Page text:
Salesian Entity Spearheading Livelihood Program for Learners, Women in Zambia: Report

Children receive meals to improve education in Zambia. Credit: Salesian Missions

The U.S.-based development arm of the Religious Institute of the Salesians of Don Bosco (SDB), Salesian Missions, has reported spearheading a livelihood program that is benefiting hundreds of God’s people in Katongo village in Western Zambia, including learners and women. 

In a Monday, July 11 report, SDB officials say that people living in the Zambian village received better nutrition thanks to a partnership between Salesian Missions and Feed My Starving Children, a nonprofit Christian entity committed to “feeding God’s children hungry in body and spirit”. 

“A rice-meal shipment was received in November 2021 and provided meals for more than 700 people,” SDB officials say in the report, and add that “among the recipients of the donation was the Salesian-run Mornese Mission which educates more than 200 students in primary and secondary school.”

Salesian officials continue in reference to the livelihood initiative they are spearheading at Mornese Mission in the Zambian village of Katongo, “Children received the rice-meals three times a week at school, which supplements food that is procured locally.” 

As a result of the livelihood program, SDB officials say in the July 11 report, “There was an increase in the number of children attending school and class participation on the days the food was provided.”


“This demonstrates the strong link between nourishing food and positive educational and social outcomes,” they say, adding that “other recipients of the donation included children, women and the elderly in the Katongo village.”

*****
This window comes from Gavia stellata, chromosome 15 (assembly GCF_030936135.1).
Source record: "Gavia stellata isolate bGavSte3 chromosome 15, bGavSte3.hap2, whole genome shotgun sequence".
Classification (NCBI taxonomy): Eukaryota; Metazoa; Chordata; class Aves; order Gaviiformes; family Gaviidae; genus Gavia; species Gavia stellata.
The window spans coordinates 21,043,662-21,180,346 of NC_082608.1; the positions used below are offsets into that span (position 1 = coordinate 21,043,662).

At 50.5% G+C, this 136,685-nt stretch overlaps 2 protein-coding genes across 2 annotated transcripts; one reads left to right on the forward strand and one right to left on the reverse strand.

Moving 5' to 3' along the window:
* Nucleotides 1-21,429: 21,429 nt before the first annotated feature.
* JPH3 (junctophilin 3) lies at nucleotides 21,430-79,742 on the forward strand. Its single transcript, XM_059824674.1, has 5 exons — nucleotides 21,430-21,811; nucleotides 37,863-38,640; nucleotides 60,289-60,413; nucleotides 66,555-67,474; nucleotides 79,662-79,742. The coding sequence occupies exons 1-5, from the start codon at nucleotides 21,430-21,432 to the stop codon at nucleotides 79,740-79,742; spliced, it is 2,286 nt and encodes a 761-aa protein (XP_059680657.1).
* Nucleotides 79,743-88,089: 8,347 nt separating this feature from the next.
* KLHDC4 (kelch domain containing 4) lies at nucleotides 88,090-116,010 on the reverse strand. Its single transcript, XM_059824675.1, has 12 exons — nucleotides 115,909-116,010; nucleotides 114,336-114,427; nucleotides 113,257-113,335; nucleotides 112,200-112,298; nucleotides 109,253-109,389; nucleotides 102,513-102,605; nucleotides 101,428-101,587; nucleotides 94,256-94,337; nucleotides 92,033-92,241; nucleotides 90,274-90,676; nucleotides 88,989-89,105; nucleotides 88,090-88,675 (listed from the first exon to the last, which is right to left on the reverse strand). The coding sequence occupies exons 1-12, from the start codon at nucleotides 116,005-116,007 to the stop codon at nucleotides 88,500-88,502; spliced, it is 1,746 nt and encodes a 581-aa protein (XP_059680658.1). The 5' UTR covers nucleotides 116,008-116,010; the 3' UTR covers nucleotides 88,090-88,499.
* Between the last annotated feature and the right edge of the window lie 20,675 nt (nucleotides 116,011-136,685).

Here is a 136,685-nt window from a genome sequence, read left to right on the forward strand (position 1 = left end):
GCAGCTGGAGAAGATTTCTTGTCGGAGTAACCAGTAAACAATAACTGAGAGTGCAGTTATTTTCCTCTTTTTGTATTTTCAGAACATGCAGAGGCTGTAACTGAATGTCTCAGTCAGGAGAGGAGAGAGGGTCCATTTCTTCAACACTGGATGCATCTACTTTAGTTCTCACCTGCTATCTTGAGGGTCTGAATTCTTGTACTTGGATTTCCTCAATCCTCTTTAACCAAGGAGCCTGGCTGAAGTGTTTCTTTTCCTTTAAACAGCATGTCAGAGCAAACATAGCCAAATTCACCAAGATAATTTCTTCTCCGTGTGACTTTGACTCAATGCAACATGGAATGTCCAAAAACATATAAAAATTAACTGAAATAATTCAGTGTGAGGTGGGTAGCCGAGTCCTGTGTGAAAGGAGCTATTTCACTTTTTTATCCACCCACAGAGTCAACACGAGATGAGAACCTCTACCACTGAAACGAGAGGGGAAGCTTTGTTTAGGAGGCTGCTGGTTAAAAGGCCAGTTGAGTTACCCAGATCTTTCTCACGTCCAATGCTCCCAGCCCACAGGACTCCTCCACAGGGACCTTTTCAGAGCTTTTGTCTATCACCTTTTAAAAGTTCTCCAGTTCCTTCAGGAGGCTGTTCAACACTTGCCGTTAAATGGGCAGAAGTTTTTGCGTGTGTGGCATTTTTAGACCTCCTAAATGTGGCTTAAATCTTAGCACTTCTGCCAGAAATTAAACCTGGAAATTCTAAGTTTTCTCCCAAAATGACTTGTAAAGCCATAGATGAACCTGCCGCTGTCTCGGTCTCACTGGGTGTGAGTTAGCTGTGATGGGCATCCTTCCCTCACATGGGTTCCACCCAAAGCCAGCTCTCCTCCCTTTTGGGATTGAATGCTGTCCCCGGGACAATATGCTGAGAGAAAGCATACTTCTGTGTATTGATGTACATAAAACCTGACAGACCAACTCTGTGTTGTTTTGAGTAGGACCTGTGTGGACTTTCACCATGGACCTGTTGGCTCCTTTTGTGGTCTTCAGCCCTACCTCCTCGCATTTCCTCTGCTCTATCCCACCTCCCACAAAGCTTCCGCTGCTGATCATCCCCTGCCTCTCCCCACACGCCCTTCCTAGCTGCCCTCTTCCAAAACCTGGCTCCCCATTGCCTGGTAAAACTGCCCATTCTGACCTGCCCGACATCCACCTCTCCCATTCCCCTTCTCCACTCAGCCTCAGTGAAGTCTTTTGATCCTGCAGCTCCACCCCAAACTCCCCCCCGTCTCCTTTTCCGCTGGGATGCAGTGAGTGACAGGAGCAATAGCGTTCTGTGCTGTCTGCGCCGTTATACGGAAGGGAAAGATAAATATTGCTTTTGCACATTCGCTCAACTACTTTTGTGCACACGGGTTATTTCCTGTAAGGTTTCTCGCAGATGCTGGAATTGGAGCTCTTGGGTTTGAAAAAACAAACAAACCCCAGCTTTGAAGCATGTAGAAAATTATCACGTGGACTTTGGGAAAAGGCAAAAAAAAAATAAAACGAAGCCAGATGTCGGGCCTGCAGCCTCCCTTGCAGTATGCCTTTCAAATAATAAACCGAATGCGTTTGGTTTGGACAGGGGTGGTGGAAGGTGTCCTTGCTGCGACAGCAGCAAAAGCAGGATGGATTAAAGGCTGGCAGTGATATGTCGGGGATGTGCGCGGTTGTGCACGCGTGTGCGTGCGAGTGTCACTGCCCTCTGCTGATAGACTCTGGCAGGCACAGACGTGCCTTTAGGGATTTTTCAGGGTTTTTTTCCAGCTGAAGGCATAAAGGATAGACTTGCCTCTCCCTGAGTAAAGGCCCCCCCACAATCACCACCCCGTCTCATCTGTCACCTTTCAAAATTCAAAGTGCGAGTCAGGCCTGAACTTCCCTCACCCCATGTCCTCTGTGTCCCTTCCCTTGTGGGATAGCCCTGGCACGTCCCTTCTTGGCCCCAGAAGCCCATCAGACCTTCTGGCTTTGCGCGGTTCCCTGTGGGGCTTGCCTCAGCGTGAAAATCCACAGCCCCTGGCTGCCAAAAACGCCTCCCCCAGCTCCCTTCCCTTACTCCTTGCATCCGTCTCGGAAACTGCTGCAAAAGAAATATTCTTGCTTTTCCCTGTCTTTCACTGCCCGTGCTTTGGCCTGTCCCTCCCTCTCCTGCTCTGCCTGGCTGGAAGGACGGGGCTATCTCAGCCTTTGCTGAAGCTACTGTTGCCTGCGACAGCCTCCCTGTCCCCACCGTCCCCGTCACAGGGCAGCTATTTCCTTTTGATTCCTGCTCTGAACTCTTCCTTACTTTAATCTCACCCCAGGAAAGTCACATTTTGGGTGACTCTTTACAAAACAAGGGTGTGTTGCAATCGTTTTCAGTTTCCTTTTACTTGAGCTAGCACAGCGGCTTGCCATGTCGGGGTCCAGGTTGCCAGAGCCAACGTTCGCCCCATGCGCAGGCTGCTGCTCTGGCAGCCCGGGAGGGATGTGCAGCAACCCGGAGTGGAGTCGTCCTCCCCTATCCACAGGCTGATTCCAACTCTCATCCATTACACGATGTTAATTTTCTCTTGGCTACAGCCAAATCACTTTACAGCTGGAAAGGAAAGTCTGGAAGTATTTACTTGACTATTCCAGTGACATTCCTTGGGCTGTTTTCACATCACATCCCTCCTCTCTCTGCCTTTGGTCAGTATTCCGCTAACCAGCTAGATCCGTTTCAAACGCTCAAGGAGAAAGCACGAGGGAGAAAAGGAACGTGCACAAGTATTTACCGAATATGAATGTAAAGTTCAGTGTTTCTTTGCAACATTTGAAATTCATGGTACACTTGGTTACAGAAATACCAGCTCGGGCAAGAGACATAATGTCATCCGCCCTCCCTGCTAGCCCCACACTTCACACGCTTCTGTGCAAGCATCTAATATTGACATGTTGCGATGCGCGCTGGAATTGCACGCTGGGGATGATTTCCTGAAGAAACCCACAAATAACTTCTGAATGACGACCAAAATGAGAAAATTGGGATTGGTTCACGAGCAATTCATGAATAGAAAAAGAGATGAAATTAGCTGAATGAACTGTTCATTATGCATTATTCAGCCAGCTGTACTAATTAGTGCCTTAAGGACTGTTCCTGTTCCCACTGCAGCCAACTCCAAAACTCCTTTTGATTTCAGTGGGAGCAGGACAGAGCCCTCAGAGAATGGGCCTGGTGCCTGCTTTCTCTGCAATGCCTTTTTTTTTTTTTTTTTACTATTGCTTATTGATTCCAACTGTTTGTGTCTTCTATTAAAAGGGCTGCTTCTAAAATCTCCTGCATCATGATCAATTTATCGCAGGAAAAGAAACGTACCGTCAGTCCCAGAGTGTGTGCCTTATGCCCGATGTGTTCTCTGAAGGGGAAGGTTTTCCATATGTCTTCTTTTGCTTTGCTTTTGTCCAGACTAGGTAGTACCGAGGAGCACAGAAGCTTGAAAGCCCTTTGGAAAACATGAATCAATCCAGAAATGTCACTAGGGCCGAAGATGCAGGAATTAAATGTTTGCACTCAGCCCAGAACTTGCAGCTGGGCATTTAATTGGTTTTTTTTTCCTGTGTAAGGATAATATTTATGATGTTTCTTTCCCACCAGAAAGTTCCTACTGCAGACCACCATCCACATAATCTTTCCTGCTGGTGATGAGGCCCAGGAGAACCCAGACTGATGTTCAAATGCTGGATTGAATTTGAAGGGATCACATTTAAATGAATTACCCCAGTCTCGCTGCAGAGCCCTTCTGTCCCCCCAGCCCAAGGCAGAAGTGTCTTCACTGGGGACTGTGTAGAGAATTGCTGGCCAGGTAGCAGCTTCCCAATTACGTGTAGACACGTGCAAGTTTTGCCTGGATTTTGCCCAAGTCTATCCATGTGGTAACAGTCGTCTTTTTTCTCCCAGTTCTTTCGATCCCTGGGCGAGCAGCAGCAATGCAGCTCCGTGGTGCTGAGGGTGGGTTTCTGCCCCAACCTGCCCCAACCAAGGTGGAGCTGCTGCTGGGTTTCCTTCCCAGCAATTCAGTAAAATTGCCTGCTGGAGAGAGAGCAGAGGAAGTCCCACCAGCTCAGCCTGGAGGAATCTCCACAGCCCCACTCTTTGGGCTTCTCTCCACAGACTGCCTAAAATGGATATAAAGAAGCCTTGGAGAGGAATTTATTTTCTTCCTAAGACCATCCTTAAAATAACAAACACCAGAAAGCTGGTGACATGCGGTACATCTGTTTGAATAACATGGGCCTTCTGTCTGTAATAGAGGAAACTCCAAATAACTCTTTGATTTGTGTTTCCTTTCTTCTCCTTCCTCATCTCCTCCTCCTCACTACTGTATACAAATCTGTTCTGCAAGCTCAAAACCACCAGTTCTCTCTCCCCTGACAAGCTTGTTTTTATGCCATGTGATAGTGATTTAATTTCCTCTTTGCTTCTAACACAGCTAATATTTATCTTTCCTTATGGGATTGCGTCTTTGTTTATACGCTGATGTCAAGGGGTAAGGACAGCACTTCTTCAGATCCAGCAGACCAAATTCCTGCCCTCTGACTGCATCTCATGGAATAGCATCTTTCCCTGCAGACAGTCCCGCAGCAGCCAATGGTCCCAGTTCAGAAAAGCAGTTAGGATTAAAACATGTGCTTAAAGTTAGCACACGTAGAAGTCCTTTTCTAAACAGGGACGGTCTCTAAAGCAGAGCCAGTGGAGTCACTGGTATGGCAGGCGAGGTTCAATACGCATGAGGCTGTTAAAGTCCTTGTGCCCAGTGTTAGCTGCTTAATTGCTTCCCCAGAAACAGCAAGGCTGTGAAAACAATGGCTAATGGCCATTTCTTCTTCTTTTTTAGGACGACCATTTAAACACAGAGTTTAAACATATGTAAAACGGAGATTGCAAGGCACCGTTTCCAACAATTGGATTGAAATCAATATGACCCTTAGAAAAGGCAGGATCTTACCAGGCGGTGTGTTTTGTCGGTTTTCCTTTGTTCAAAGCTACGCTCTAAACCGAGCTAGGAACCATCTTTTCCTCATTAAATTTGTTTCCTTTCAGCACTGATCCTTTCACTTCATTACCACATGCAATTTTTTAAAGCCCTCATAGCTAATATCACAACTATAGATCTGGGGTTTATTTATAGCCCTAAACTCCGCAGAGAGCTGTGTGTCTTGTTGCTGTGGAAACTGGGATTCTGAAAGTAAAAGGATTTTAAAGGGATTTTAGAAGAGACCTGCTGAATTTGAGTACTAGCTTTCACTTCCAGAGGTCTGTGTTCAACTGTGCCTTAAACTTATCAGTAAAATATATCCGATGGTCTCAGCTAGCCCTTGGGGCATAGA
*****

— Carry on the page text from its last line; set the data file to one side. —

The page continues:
SDB officials further report that “in the village, women work hard to provide food for their children, and even some of the elderly adults are still working to provide for their grandchildren,”.

The livelihood initiative has had a positive impact on Precedence Chama, a tenth-grade student living with her mother in Brown village, the July 11 report indicates. 

“Because of their financial situation, they only eat once a day and sometimes it is hard to afford even that,” SDB officials say about Precedence Chama and her mother, and continue, “Chama has been receiving the rice-meals at school and since that time she has gained weight and become more active.”

“She likes reading, playing netball and visiting different places. She hopes to be able to travel around the world,” they add.

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In the July 11 report, a Salesian missionary has been quoted as saying, “Mornese Mission is located in an area where early marriage is common. Because of this practice, many boys prefer to drop out of school and start work to earn money.”

However, the Salesian missionary adds, “without finishing their education, their lifelong earning potential is severely hampered.”

“Mornese Mission seeks to reverse this trend, and the food provided by Feed My Starving Children helps keep students in school,” the missionary says in the July 11 report.

Jude Atemanke is a Cameroonian journalist with a passion for Catholic Church communication. He holds a Bachelor’s Degree in Journalism and Mass Communication from the University of Buea in Cameroon. Currently, Jude serves as a journalist for ACI Africa.